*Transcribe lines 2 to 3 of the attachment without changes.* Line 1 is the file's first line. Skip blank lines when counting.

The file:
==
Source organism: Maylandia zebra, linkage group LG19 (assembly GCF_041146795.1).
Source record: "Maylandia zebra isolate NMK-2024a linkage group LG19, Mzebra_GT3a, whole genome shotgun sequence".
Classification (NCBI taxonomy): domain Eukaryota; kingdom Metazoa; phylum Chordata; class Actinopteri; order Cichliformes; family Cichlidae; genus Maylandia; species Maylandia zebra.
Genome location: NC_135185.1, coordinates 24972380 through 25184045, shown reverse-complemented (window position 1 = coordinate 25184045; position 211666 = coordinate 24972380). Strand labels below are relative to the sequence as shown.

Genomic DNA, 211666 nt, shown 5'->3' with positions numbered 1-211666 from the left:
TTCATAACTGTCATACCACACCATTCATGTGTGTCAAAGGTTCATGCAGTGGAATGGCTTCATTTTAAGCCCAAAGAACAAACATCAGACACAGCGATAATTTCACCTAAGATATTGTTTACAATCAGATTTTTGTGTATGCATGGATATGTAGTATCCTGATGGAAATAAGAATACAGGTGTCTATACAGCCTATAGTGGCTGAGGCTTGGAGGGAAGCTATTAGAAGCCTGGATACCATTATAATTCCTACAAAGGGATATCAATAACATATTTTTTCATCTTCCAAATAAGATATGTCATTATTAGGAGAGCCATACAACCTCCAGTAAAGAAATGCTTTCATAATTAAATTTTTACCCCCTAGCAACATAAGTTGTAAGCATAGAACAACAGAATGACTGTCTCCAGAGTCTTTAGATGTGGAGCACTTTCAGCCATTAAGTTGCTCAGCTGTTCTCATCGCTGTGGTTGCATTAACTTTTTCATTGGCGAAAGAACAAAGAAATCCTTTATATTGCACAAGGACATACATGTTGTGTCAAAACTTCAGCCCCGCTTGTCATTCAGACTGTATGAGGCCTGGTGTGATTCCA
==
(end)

Source record: "Maylandia zebra isolate NMK-2024a linkage group LG19, Mzebra_GT3a, whole genome shotgun sequence".
Classification (NCBI taxonomy): domain Eukaryota; kingdom Metazoa; phylum Chordata; class Actinopteri; order Cichliformes; family Cichlidae; genus Maylandia; species Maylandia zebra.